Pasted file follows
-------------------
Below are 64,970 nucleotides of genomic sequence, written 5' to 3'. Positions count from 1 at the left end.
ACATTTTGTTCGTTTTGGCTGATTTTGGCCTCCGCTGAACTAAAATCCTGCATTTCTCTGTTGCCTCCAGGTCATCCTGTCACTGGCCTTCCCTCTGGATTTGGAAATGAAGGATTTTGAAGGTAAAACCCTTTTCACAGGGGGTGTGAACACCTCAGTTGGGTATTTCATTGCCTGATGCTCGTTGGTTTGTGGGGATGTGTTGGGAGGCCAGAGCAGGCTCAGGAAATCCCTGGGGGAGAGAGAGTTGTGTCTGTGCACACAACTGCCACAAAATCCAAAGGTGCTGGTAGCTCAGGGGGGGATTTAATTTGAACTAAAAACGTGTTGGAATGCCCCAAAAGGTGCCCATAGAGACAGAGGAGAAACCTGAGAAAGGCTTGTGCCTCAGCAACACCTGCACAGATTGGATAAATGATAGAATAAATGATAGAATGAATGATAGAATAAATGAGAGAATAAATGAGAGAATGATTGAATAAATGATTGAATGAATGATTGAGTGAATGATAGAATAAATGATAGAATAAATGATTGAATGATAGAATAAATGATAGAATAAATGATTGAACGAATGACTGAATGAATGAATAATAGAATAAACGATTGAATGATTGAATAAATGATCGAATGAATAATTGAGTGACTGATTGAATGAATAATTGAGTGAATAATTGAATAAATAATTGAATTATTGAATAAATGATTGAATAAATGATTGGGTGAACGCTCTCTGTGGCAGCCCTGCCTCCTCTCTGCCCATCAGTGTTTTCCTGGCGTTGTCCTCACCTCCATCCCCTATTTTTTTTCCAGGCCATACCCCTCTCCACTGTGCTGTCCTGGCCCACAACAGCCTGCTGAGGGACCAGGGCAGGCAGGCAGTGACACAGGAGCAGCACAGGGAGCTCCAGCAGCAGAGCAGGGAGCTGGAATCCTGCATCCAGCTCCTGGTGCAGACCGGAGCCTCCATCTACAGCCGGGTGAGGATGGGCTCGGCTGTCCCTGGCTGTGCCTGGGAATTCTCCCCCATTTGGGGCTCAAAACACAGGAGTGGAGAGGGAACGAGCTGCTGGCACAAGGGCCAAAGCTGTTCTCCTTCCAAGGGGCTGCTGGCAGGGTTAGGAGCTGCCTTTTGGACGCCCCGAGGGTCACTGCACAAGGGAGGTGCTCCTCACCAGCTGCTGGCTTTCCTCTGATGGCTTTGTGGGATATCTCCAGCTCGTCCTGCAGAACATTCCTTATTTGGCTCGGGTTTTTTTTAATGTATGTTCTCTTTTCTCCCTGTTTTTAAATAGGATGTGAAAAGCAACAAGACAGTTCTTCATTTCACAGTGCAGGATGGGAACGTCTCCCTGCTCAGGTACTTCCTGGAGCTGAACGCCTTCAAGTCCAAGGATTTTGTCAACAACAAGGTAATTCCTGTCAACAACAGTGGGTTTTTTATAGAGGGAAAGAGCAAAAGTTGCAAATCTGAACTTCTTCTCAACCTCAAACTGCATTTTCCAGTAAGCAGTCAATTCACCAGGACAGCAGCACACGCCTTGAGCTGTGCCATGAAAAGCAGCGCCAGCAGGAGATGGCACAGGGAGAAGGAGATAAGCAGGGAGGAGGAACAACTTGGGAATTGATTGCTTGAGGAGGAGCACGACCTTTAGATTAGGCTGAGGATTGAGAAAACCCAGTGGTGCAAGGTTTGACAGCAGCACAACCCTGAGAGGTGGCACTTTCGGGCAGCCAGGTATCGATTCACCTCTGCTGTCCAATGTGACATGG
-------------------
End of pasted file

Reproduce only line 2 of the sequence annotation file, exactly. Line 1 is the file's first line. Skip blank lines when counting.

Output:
ACATTTTGTTCGTTTTGGCTGATTTTGGCCTCCGCTGAACTAAAATCCTGCATTTCTCTGTTGCCTCCAGGTCATCCTGTCACTGGCCTTCCCTCTGGATTTGGAAATGAAGGATTTTGAAGGTAAAACCCTTTTCACAGGGGGTGTGAACACCTCAGTTGGGTATTTCATTGCCTGATGCTCGTTGGTTTGTGGGGATGTGTTGGGAGGCCAGAGCAGGCTCAGGAAATCCCTGGGGGAGAGAGAGTTGTGTCTGTGCACACAACTGCCACAAAATCCAAAGGTGCTGGTAGCTCAGGGGGGGATTTAATTTGAACTAAAAACGTGTTGGAATGCCCCAAAAGGTGCCCATAGAGACAGAGGAGAAACCTGAGAAAGGCTTGTGCCTCAGCAACACCTGCACAGATTGGATAAATGATAGAATAAATGATAGAATGAATGATAGAATAAATGAGAGAATAAATGAGAGAATGATTGAATAAATGATTGAATGAATGATTGAGTGAATGATAGAATAAATGATAGAATAAATGATTGAATGATAGAATAAATGATAGAATAAATGATTGAACGAATGACTGAATGAATGAATAATAGAATAAACGATTGAATGATTGAATAAATGATCGAATGAATAATTGAGTGACTGATTGAATGAATAATTGAGTGAATAATTGAATAAATAATTGAATTATTGAATAAATGATTGAATAAATGATTGGGTGAACGCTCTCTGTGGCAGCCCTGCCTCCTCTCTGCCCATCAGTGTTTTCCTGGCGTTGTCCTCACCTCCATCCCCTATTTTTTTTCCAGGCCATACCCCTCTCCACTGTGCTGTCCTGGCCCACAACAGCCTGCTGAGGGACCAGGGCAGGCAGGCAGTGACACAGGAGCAGCACAGGGAGCTCCAGCAGCAGAGCAGGGAGCTGGAATCCTGCATCCAGCTCCTGGTGCAGACCGGAGCCTCCATCTACAGCCGGGTGAGGATGGGCTCGGCTGTCCCTGGCTGTGCCTGGGAATTCTCCCCCATTTGGGGCTCAAAACACAGGAGTGGAGAGGGAACGAGCTGCTGGCACAAGGGCCAAAGCTGTTCTCCTTCCAAGGGGCTGCTGGCAGGGTTAGGAGCTGCCTTTTGGACGCCCCGAGGGTCACTGCACAAGGGAGGTGCTCCTCACCAGCTGCTGGCTTTCCTCTGATGGCTTTGTGGGATATCTCCAGCTCGTCCTGCAGAACATTCCTTATTTGGCTCGGGTTTTTTTTAATGTATGTTCTCTTTTCTCCCTGTTTTTAAATAGGATGTGAAAAGCAACAAGACAGTTCTTCATTTCACAGTGCAGGATGGGAACGTCTCCCTGCTCAGGTACTTCCTGGAGCTGAACGCCTTCAAGTCCAAGGATTTTGTCAACAACAAGGTAATTCCTGTCAACAACAGTGGGTTTTTTATAGAGGGAAAGAGCAAAAGTTGCAAATCTGAACTTCTTCTCAACCTCAAACTGCATTTTCCAGTAAGCAGTCAATTCACCAGGACAGCAGCACACGCCTTGAGCTGTGCCATGAAAAGCAGCGCCAGCAGGAGATGGCACAGGGAGAAGGAGATAAGCAGGGAGGAGGAACAACTTGGGAATTGATTGCTTGAGGAGGAGCACGACCTTTAGATTAGGCTGAGGATTGAGAAAACCCAGTGGTGCAAGGTTTGACAGCAGCACAACCCTGAGAGGTGGCACTTTCGGGCAGCCAGGTATCGATTCACCTCTGCTGTCCAATGTGACATGG